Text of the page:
“Give it three years and I’ll be unemployable”.

It’s not often I’m lost for words, but recently this was absolutely one of them, when, catching up with a client, she adamantly maintained that in three years she’d be out of a job and left unemployable. What was particularly striking was that this was an individual who is widely respected in her industry and brings a track record of success, innovation and transformation.

While I’m not fully convinced by eye- catching headlines that 69% of what a manager currently does will be automated by 2024, what I do see is that the world of work is changing, and changing quickly. As such the question of ” how will I continue to add value?” is a critically important one, not only for us as individuals but also for the organisations we work in. 

Intangible assets increasingly drive company valuations. Today, they make up a massive 84% of all enterprise value on the S&P 500 so, what ever industry, business or function we work in, we are all effectively in the ‘people business’. Answering the question then of “how do I make sure that my organisation and the people in it stay ‘future-fit?” is increasingly a key value driver. If you are not moving forward you are getting left behind.

From what I’ve seen and heard in my work with successful organisations around the world I offer three insights below into how they are answering this question and staying ahead of the pack.

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Place some big bets.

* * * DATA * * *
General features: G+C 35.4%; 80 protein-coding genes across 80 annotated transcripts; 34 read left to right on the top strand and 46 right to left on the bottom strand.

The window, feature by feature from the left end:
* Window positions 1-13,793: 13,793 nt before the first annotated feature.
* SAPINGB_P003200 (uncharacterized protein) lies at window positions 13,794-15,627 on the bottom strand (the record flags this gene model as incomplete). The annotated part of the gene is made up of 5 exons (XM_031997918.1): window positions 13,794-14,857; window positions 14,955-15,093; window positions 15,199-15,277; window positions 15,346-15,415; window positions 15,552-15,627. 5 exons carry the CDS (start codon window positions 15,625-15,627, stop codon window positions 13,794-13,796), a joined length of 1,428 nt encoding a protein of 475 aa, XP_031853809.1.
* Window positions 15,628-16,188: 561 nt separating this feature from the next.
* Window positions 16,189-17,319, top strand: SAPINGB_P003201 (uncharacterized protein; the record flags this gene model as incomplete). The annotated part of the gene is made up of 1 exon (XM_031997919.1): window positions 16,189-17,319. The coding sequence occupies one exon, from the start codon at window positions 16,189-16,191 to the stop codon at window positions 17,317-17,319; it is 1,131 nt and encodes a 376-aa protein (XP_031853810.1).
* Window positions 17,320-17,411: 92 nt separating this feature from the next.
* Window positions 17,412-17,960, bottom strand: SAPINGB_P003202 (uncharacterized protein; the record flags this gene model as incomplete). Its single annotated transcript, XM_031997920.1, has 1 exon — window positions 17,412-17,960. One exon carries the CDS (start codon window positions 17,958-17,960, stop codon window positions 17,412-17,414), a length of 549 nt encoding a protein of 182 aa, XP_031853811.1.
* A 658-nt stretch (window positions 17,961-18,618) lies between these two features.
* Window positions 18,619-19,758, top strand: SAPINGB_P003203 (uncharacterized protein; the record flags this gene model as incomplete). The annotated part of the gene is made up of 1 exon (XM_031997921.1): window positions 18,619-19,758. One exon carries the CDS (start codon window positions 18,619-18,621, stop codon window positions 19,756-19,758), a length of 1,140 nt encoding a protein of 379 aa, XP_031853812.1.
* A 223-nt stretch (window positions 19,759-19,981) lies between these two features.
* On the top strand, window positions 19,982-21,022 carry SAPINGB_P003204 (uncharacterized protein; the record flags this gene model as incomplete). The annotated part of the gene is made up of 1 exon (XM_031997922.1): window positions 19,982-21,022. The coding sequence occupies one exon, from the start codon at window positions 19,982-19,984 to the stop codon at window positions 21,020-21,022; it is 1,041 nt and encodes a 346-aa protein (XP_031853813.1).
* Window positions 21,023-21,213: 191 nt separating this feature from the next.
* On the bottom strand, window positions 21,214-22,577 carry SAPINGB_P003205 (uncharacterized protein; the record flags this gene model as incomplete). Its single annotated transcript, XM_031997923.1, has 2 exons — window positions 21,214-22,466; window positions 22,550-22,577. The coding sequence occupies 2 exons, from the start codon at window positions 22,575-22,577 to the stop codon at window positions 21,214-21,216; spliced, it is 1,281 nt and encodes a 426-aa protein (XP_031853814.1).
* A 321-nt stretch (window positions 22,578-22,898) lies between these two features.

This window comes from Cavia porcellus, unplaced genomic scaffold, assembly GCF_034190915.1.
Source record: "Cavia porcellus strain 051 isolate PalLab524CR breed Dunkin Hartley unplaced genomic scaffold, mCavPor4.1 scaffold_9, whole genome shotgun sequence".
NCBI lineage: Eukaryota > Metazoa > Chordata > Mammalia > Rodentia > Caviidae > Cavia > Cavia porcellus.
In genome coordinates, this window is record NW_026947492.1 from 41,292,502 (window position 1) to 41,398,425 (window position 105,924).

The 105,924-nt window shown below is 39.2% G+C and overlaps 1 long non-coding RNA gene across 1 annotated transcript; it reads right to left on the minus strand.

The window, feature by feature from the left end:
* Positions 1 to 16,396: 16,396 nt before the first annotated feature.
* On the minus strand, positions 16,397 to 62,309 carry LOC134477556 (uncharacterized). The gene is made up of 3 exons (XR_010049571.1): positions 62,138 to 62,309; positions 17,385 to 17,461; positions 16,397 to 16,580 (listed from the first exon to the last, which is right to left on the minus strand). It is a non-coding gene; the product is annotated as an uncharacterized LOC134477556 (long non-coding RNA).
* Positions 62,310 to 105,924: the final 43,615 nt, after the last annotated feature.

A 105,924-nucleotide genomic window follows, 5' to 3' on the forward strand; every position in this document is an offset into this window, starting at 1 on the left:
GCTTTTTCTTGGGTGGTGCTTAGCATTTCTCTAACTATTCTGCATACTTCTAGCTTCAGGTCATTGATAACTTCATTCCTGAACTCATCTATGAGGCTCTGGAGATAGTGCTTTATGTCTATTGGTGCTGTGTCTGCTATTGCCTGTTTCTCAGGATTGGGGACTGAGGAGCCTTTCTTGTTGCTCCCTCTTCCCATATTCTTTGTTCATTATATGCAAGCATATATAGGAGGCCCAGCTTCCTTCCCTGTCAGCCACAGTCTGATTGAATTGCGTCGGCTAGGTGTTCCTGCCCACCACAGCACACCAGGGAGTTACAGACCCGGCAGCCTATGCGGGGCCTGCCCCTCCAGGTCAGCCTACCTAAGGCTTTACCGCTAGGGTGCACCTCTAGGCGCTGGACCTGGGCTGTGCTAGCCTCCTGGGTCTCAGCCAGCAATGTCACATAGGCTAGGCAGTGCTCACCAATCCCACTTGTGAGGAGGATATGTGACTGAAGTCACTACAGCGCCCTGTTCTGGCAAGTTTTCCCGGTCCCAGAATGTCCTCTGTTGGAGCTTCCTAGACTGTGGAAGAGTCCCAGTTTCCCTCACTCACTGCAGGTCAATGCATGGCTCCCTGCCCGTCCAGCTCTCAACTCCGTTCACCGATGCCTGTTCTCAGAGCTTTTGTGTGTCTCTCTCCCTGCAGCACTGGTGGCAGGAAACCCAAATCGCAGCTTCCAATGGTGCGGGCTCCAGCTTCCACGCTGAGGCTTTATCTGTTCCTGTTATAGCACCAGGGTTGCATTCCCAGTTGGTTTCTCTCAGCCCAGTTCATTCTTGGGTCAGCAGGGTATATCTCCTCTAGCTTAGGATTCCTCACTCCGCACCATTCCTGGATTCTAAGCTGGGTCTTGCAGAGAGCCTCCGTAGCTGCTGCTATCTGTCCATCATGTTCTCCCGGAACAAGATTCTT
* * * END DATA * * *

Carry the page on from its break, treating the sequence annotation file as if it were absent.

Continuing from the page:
What work gets done, who does it and how it gets done is changing. As you think ahead, ask yourself, what products-services-experiences will your customers be demanding in three years that you are currently not providing? What are the ‘critical few’ skills and behaviours needed across your business to deliver these experiences?

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Think compass not GPS.  

As you continually rebalance the mix of legacy, existing and emerging skills and behaviours, the days of hierarchical and tightly structured careers are increasingly a thing of the past. To stay future fit, it increasingly becomes about seeking out experience ‘stamps’ in your ‘career passport’ that expose you to new ways of thinking and working. Ask yourself then, how you can act creatively in deepening – broadening your employee’s current roles and / or connecting them to skills building opportunities beyond their role.  

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Fan the flames.

As a leader if you don’t talk about something, and talk about it often, people tend to think it’s not a priority. We are all busy and it’s seductive to focus on the operational day to day of getting stuff done; closing that deal, launching that campaign or driving that project to completion. More often than not we only get round to talking about development and careers when something goes wrong; when a deal drops or when a team member leaves. To balance this, talk publicly and often about careers (and what they really mean in your business!) to sign post its importance, celebrate success stories and challenge yourself and others to think differently about ‘what next’?

My client was thinking ahead and is already challenging herself, her team and her business, to explore and experiment how they best continue to add value in a rapidly changing marketplace and what therefore needs to be on the organisations ‘to-learn-list’. By her admission, without the certainty of more traditional career paths, this can, at times, feel like stumbling along in the dark with few, if any reference points. And yet this ability to reinvent oneself for Industry 4.0 is likely to be something we ignore at our peril in a digital age.

The future is not yet written so, I’d love to hear your thoughts, predictions and suggestions about staying ‘future fit’.

Mat Lowery


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